Saturday, June 7, 2008

ignorance of the law is no excuse

Found a neat article about open carry. There are several good issues here, not least of which is the list of inaccuracies shown by the corrections posted with it. Read the whole thing, not just the little tidbit I picked out.

“But there are times when the response is more severe. Deveraux has been stopped several times by police, most memorably in December when he was walking around his neighborhood.

An officer pulled up and pointed his gun at Deveraux, warning he would shoot to kill. In the end, eight officers arrived, cuffed Deveraux and took his gun before Deveraux convinced them they had no legal reason to detain him.”


First let’s state prior to this discussion I applaud the police for responding with alacrity and in this case erring on the side of caution and safety. I’m sure they are doing a difficult job as well as they can.

Second the above incident is not the main subject of the article and as such not many details are provided.

That said I’ll go into some other aspects of the incident. The first issue that leaps to my mind is ignorance of the law.

Detained, threatened at gunpoint, surrounded, cuffed, and his property seized by the police for the crime of walking around his neighborhood. All because the police received a complaint by someone (I don’t for an instant believe the police just ‘happened by’ in a residential neighborhood without someone calling them) and didn’t bother to check out the legalities of the local open carry law. We’ll gloss over the fact that at least 8 officers didn’t already know the local open carry law prior to the incident.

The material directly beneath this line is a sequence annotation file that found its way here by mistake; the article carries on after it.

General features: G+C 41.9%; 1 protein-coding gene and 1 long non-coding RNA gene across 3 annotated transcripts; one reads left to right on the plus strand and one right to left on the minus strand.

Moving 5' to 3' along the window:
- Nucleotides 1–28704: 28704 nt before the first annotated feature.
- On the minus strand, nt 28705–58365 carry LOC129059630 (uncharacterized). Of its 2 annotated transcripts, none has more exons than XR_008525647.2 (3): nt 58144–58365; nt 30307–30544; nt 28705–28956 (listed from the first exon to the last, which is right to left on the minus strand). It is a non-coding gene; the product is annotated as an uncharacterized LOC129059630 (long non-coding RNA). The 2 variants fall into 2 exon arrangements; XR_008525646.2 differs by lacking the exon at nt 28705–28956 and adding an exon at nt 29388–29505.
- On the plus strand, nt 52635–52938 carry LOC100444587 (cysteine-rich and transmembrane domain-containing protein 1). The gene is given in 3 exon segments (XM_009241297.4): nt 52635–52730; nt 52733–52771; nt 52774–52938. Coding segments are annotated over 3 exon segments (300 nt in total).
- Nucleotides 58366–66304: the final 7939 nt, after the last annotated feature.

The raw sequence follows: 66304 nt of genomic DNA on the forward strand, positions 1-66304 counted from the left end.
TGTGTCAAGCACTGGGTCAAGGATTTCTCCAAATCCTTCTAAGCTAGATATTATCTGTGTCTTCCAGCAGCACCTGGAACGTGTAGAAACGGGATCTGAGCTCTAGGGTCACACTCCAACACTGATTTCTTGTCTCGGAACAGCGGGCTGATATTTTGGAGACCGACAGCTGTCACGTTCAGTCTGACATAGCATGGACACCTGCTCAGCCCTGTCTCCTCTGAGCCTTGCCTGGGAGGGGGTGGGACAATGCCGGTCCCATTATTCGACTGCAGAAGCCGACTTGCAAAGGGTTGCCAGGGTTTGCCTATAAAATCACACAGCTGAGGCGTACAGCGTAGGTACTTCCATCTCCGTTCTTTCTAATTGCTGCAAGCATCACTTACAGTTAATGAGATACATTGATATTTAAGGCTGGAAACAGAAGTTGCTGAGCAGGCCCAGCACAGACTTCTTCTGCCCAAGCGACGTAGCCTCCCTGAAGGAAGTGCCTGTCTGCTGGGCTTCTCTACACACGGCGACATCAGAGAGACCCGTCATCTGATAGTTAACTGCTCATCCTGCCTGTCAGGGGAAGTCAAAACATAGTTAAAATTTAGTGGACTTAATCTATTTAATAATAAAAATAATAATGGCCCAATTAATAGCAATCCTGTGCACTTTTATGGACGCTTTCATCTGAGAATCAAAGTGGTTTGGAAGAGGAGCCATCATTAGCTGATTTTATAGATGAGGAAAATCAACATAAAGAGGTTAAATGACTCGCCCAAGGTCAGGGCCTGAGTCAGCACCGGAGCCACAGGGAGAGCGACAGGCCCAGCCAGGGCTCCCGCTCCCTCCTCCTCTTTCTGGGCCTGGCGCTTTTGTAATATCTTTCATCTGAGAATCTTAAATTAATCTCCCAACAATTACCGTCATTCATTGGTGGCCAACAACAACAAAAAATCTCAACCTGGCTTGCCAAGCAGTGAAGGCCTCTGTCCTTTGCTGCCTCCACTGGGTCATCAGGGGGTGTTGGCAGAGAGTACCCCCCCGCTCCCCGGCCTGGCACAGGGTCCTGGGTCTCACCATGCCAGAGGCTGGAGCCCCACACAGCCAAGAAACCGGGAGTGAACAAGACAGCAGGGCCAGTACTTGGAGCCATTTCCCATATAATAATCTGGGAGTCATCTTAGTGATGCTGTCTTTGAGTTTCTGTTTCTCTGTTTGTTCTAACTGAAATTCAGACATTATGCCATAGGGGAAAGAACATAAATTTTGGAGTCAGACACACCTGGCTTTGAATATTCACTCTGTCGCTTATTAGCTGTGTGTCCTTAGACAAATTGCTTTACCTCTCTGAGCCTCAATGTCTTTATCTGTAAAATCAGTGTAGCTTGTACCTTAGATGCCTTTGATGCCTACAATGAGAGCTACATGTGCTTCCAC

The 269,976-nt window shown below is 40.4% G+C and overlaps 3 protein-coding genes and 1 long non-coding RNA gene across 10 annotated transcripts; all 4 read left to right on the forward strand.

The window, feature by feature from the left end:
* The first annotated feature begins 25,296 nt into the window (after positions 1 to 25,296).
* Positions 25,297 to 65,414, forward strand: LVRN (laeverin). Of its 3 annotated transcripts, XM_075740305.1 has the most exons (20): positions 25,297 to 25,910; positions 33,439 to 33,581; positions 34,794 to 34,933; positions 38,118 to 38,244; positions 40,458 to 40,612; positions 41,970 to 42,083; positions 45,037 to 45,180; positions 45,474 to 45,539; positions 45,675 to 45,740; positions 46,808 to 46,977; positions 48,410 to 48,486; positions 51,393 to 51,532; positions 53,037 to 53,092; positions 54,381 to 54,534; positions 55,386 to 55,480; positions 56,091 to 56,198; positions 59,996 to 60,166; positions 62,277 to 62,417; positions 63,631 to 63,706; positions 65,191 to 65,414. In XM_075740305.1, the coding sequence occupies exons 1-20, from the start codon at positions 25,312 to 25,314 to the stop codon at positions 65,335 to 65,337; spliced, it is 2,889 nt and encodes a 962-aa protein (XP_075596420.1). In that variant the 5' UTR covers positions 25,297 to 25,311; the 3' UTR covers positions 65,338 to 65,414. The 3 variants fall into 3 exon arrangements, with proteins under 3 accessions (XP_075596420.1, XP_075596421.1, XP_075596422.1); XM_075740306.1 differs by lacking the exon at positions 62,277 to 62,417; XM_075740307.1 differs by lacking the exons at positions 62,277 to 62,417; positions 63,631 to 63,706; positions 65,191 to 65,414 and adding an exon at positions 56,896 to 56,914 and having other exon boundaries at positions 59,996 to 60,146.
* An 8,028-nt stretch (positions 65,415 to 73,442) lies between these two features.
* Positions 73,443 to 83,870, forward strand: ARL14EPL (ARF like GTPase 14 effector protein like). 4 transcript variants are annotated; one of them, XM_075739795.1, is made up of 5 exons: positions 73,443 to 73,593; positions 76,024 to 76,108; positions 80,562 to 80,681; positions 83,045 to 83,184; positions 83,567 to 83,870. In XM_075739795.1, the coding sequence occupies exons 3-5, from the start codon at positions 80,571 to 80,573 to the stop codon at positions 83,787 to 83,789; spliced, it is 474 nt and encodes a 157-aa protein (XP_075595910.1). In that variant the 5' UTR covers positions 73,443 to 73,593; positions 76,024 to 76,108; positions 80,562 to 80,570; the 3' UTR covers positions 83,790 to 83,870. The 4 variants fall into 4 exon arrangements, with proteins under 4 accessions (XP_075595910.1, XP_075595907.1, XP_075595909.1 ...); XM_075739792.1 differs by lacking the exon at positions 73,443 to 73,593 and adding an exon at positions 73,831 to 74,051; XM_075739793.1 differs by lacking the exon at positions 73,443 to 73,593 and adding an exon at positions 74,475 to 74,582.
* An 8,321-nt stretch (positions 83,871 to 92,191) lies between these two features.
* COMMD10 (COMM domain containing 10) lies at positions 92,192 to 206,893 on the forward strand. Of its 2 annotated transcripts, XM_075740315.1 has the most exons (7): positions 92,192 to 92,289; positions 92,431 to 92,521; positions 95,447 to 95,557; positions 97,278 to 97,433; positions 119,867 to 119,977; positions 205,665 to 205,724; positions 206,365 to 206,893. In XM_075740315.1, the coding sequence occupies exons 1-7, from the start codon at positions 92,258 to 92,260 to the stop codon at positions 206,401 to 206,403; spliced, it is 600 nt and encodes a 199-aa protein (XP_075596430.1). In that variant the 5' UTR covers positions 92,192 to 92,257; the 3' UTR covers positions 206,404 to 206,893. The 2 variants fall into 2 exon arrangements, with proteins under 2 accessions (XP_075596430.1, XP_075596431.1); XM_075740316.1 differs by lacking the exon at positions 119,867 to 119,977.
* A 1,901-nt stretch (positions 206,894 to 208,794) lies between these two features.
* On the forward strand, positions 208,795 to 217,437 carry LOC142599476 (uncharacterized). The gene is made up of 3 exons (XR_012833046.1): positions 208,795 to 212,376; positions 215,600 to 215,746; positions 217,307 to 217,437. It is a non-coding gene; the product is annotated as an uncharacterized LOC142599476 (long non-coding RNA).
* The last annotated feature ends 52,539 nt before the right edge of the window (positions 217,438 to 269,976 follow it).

I’m pretty sure I could find a few other articles involving law abiding citizens being accosted at gunpoint and forced to surrender their possessions in disregard for the law. I won’t bother, the Google search would have more results than I care to sort through.

Has anyone ever been stopped by a police officer inquiring as to what you’re doing? Of course you have. Has anyone ever been informed by a police officer of a violation of some facet of the local ‘thou shalt not do that in this town?’ Of course you have. Has anyone ever tried to use the ‘I’m sorry officer, I didn’t know there was a law against that’ defense argument? Of course you have. Did it work? Of course not, and it shouldn’t. We as citizens have a responsibility to know the law. (Ok ok, granted, the law has become so horribly complicated no one can ‘know’ it. That’s another topic for another day.) I don’t think using the ‘sorry sir, we didn’t know that was legal’ argument is any better.